Mehndi (mehendi) is the application of henna (India: हेना حنا) as a temporary form of skin decoration, most popular in South Asia, the Middle East, North Africa and Somaliland as well as expatriate communities from these areas. It is typically employed for special occasions, particularly weddings. Henna Body Art is a painless, harmless and beautiful form of body painting that fades within a short period.
Henna/Mehndi paste is usually applied to the skin using a plastic cone or a paint brush, but sometimes a small metal-tipped jacquard bottle used for silk painting (a jac bottle) is used. The painted area is then wrapped with tissue, plastic, or medical tape to lock in body heat, creating a more intense colour on the skin. The wrap is worn overnight and then removed. The final colour is reddish brown and can last anywhere from two weeks to several months depending on the quality of the paste.
The patterns of mehndi are typically quite intricate and predominantly applied to brides before wedding ceremonies. However, traditions in India, Pakistan, Bangladesh and Sudan sometimes expect bridegrooms to be painted as well. In Rajasthan (northwest India), where mehndi is a very ancient folk-art, the grooms are given designs that are often as elaborate as those for brides.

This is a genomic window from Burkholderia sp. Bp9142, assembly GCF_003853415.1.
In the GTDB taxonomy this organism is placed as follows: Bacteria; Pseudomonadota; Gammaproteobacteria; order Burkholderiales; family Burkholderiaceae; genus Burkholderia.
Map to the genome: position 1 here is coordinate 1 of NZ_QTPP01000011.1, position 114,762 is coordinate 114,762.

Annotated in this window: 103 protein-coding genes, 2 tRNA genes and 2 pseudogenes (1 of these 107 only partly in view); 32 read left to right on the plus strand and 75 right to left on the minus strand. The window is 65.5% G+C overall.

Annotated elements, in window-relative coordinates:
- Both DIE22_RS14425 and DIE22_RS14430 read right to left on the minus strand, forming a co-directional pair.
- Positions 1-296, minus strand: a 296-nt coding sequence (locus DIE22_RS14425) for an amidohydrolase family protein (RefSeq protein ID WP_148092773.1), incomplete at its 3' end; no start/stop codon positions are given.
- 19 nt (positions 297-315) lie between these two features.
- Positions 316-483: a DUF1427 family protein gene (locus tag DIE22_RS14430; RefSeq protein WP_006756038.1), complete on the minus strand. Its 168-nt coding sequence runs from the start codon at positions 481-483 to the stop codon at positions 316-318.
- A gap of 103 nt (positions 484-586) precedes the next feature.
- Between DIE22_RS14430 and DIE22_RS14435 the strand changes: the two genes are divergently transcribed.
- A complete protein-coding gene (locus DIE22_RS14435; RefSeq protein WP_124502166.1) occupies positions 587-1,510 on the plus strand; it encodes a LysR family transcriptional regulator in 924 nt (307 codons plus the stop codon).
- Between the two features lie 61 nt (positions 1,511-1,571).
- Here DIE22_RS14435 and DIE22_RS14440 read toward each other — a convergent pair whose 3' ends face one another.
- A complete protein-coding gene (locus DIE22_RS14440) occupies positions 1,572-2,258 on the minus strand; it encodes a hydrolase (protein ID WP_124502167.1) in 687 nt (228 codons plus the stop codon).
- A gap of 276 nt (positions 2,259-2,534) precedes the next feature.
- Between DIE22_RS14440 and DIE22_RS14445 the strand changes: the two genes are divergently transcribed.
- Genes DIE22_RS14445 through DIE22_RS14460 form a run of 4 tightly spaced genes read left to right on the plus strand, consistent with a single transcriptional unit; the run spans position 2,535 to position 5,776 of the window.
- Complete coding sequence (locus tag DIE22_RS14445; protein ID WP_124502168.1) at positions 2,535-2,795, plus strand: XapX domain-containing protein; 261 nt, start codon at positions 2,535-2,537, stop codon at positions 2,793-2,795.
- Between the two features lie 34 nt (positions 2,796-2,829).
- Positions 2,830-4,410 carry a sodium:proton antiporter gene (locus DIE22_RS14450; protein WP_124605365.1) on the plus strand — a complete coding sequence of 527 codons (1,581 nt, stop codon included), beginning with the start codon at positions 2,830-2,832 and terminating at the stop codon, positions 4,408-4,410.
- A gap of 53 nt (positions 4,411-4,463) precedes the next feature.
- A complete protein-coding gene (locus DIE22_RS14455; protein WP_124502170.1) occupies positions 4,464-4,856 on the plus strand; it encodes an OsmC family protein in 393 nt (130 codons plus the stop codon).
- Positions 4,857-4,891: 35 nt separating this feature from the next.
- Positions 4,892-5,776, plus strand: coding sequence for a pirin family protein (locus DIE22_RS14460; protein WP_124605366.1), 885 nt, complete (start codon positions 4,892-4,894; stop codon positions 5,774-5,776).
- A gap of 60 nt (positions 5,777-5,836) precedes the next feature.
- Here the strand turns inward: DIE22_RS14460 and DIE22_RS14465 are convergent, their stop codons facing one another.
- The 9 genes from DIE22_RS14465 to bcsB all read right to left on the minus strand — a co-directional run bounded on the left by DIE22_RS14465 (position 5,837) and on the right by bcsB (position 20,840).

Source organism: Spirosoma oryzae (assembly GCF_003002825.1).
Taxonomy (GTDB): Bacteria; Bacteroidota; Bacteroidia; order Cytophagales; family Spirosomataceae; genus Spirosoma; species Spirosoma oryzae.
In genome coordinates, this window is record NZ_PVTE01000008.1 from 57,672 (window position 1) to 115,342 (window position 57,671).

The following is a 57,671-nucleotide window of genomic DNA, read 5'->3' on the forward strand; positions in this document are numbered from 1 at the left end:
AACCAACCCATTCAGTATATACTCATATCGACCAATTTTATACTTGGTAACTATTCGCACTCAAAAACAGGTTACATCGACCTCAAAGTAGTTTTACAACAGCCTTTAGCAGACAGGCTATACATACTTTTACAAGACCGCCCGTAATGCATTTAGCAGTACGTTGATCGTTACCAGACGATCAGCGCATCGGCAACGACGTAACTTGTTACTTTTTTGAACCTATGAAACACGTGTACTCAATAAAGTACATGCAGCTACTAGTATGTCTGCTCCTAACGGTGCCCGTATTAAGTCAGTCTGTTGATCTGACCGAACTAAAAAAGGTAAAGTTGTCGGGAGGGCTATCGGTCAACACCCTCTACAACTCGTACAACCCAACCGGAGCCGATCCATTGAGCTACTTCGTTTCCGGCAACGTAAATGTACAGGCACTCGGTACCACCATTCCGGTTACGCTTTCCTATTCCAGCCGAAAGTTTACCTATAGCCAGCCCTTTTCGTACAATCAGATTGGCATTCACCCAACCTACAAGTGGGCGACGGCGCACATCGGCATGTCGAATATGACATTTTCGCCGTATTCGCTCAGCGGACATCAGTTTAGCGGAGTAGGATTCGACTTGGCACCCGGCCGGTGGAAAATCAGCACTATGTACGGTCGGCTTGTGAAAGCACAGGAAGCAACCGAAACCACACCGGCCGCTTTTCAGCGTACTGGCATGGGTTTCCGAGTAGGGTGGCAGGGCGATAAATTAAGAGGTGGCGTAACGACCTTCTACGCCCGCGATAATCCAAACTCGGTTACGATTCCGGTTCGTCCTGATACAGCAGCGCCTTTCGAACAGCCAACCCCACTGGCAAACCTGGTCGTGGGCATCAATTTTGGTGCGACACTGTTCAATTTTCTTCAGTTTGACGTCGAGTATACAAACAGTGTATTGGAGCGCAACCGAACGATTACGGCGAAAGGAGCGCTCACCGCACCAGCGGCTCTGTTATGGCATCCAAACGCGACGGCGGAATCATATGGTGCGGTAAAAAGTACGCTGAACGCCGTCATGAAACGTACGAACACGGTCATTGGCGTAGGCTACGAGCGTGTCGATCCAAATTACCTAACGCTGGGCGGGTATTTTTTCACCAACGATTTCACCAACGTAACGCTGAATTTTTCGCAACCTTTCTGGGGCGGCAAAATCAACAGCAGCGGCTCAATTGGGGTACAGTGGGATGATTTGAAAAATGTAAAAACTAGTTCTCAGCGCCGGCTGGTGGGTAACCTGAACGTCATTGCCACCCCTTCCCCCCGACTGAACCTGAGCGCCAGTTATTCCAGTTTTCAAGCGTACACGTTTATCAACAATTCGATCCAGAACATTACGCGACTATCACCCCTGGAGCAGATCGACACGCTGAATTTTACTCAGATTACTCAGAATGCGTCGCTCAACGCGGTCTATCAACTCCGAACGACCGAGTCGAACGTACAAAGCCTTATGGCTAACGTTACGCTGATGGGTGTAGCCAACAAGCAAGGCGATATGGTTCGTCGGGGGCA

Mehndi/Henna decorations became fashionable in the West in the late 1990s, where they are sometimes called "henna tattoos". This term isn't accurate, because tattoos are defined as permanent surgical insertion of pigments underneath the skin, as opposed to pigments resting on the surface.
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